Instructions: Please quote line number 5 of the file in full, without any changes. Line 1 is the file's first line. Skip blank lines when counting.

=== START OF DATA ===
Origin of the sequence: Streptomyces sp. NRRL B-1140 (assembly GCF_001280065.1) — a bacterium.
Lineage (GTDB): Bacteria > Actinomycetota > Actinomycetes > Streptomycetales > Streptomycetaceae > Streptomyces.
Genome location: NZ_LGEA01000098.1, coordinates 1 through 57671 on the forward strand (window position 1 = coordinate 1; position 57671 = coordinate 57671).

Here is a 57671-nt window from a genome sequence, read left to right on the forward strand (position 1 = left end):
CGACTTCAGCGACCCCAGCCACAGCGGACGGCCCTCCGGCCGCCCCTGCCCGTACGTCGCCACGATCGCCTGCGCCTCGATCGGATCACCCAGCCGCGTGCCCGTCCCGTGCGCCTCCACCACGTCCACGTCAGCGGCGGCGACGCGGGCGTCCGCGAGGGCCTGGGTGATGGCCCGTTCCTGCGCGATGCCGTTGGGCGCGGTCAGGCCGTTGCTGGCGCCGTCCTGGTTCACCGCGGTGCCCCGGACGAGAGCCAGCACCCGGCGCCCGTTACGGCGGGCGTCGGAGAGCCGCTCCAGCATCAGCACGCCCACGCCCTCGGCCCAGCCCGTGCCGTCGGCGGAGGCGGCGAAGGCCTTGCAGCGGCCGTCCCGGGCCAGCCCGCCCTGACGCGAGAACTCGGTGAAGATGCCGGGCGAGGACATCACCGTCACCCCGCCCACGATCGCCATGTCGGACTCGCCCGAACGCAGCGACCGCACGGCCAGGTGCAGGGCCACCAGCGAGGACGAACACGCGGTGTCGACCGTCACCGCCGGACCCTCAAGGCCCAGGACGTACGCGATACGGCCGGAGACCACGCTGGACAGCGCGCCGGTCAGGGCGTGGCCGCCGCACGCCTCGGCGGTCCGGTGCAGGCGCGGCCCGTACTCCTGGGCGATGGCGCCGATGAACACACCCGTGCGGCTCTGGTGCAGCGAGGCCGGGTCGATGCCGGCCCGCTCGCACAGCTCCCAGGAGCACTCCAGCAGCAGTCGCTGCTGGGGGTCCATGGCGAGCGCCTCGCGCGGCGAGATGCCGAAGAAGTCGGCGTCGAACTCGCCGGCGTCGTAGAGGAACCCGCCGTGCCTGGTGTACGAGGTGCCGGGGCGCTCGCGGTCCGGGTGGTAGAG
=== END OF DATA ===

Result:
CGACTTCAGCGACCCCAGCCACAGCGGACGGCCCTCCGGCCGCCCCTGCCCGTACGTCGCCACGATCGCCTGCGCCTCGATCGGATCACCCAGCCGCGTGCCCGTCCCGTGCGCCTCCACCACGTCCACGTCAGCGGCGGCGACGCGGGCGTCCGCGAGGGCCTGGGTGATGGCCCGTTCCTGCGCGATGCCGTTGGGCGCGGTCAGGCCGTTGCTGGCGCCGTCCTGGTTCACCGCGGTGCCCCGGACGAGAGCCAGCACCCGGCGCCCGTTACGGCGGGCGTCGGAGAGCCGCTCCAGCATCAGCACGCCCACGCCCTCGGCCCAGCCCGTGCCGTCGGCGGAGGCGGCGAAGGCCTTGCAGCGGCCGTCCCGGGCCAGCCCGCCCTGACGCGAGAACTCGGTGAAGATGCCGGGCGAGGACATCACCGTCACCCCGCCCACGATCGCCATGTCGGACTCGCCCGAACGCAGCGACCGCACGGCCAGGTGCAGGGCCACCAGCGAGGACGAACACGCGGTGTCGACCGTCACCGCCGGACCCTCAAGGCCCAGGACGTACGCGATACGGCCGGAGACCACGCTGGACAGCGCGCCGGTCAGGGCGTGGCCGCCGCACGCCTCGGCGGTCCGGTGCAGGCGCGGCCCGTACTCCTGGGCGATGGCGCCGATGAACACACCCGTGCGGCTCTGGTGCAGCGAGGCCGGGTCGATGCCGGCCCGCTCGCACAGCTCCCAGGAGCACTCCAGCAGCAGTCGCTGCTGGGGGTCCATGGCGAGCGCCTCGCGCGGCGAGATGCCGAAGAAGTCGGCGTCGAACTCGCCGGCGTCGTAGAGGAACCCGCCGTGCCTGGTGTACGAGGTGCCGGGGCGCTCGCGGTCCGGGTGGTAGAG